lying there in your beautiful blue suit,
your hands crossed on your chest
like the wings of a bird who has flown
in its strange migration not north or south
but straight up from the earth
and pierced the enormous circle of the zodiac.
In a poem like “Good News,” however, the Book Club thought the whimsy and sentimentality were not balanced by something sharper or more ominous. The dog’s “long smile” is such a satisfying image in the penultimate stanza, but the final lines seem unremittingly sweet and discursive: “and your brown and white coat / are perfectly designed to be the dog you perfectly are.” In contrast, in “Two Creatures,” the narrator is willing to risk the sweetness of contemplating a pet dog’s point of view but ends somewhere much more interesting: “I have never once worried,” the narrator says at the conclusion of the poem,
that she would take off in the car
and leave me to die
behind the locked doors of this house.
Such a shift, it seems to me, invites us to ask questions about our relationships to the creatures we have under our care. What’s the hidden cruelty, or at least the hidden callousness, in such a relationship?
Other poems from this collection that take similar leaps or shifts are “My Unborn Children,” “Roses,” and “Thieves,” which moves from the narrator’s human point of view to that of the mouse he sees “ducking … into stone wall.” The ending also illustrates Collins’s sly allusions, the language of the first line of this stanza recalling Robert Burns’s “To a Mouse”:
my wee, timorous mind darting in after him,
escaping the hawk-prowling sunlight
for a shadowy cave of stone
and the comings and goings of mice —
all that scurrying and the secretive brushings of whiskers.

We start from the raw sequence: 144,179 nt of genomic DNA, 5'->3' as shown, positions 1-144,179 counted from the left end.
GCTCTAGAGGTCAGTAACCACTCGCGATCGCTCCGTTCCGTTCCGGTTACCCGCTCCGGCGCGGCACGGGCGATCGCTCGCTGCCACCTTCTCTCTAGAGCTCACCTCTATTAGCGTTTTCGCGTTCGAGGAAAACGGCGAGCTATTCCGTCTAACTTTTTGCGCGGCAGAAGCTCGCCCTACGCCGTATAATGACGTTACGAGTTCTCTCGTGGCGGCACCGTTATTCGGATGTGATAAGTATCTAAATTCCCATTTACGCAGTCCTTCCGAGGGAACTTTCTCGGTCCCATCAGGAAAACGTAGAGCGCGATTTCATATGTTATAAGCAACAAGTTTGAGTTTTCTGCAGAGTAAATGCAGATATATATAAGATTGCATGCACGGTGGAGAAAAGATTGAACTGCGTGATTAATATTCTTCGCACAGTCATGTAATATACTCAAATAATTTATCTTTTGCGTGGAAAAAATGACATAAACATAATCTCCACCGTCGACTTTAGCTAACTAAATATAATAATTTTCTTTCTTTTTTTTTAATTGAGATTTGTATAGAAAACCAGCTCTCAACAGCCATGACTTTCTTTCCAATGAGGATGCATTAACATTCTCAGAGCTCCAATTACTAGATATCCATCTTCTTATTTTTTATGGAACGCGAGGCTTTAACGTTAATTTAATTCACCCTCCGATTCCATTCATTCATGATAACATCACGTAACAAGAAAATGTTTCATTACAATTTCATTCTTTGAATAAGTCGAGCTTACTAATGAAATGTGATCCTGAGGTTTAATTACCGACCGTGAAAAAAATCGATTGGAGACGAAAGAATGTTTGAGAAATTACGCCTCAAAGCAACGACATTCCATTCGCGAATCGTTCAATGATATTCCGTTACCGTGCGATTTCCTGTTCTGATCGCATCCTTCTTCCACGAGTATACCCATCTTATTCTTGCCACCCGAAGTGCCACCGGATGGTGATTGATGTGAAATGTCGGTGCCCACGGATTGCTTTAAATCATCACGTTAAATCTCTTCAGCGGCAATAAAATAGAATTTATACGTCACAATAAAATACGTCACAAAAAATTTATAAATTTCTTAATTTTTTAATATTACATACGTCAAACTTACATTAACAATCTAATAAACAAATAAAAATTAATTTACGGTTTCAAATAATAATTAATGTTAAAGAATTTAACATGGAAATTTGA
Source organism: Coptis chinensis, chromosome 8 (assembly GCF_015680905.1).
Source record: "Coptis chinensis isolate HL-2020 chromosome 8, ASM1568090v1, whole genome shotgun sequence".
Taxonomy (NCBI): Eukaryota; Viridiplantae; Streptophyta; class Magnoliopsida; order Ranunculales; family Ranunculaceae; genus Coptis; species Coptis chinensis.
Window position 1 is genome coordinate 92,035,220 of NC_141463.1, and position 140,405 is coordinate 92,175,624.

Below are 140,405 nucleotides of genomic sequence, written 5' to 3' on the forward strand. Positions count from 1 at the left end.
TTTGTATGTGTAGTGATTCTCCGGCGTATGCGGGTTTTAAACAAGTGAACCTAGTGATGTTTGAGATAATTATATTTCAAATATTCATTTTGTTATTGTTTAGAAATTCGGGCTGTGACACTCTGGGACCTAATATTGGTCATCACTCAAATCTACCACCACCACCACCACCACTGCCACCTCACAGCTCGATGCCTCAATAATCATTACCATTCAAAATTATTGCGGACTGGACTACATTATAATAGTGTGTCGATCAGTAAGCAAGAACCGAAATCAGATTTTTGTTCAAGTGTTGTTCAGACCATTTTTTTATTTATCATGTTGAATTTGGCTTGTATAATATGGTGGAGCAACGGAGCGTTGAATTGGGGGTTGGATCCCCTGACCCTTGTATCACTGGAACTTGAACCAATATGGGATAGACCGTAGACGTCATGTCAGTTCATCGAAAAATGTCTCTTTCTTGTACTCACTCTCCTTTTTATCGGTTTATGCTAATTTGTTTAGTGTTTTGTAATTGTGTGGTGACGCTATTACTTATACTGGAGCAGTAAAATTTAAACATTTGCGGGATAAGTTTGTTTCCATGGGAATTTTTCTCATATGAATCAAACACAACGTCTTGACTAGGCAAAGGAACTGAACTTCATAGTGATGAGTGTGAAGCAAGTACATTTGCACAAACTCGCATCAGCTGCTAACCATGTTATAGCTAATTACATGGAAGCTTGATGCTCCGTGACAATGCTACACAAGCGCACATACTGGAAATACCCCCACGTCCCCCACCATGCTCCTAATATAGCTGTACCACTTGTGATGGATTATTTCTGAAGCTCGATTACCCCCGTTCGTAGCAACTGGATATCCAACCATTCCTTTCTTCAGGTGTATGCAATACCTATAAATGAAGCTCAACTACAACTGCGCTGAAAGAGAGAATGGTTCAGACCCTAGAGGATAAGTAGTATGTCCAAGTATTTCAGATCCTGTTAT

This movement to the inward and the small is intensified by the narrator’s just having imagined “the monstrous glacial traffic of the ice age.” (The final image reminds me a bit of the sudden intimacy of the bee in the foxglove in Elizabeth Bishop’s “Moose.”)
At his best, Collins writes a musical line:
all that scurrying and the secretive brushing of whiskers (“Thieves”)
delivering morsels of asparagus and crusted fish (“Table Talk”)
One hagiographer compared him to a hedgehog bristling with quills (“Table Talk”)
At other times, he doesn’t seem as interested in loading the rifts with ore:
“It’s the size of a basketball / but much more interesting” (“The New Globe”)
“the drawings you would bring in” (“Girl”)
In the poems the Book Club enjoyed most from Horoscopes from the Dead, Collins’s narrator is saying, in the conversational way he has, something complicated, as in the series of inner landscapes, private worlds, compressed “to the size of a bedroom,” for instance, in “Memorizing ‘The Sun Rising’ by John Donne” — the world of the lovers in Donne’s poem “contracted” a second time, as the narrator memorizes it, “into a little spot within” the narrator himself. At other times, the poems express deep ambivalence, as in the dead father’s silence in “Grave,” which is described so delicately but that seems withdrawn, withholding, perhaps punitive. In comparison, a poem like “On Reading a Program Note on Aaron Copland” is clever—the famous composer traveling only from Brooklyn to North Tarrytown over his ninety-year life span — but never really goes beyond cleverness. The world of the poem seems completely imagined, self-contained within its own whimsy. But the poem on the facing page, “After I Heard You Were Gone,” has both a clever extended metaphor but much more emotionally at stake, the world transformed, made surreal, by the “you’s” absence:
I could have sworn the large oak trees
had just appeared there overnight.
And that pigeon looked as if
it had once been a playing card
that a magician had transformed with the flick of a scarf.
Poems quoted from Collins, Billy. Horoscopes for the Dead. New York: Random House, 2012.
Dunn, Stephen. Quoted in “Billy Collins.” Academy of American Poets, http://www.poets.org/poet.php/prmPID/278.
McNair, Wesley. Quoted in “Poet Billy Collins Selected for Donald Hall–Jane Kenyon Prize.” Concord (NH) Monitor, April 29, 2013, http://www.concordmonitor.com/home/5932297-95/poet-billy-collins-selected-for-donald-hall-jane-kenyon-prize.
Taylor John. “Picnic, Lightning / The Art of Drowning.” Poetry 175, no. 4 (Feb. 2000): 273. ProQuest.
Stephens, Paul. “An Apology for Poetry, or Why Bother with Billy Collins?” Drunken Boat 4 (Spring 2002), http://www.drunkenboat.com/db4/stephens/apology.html.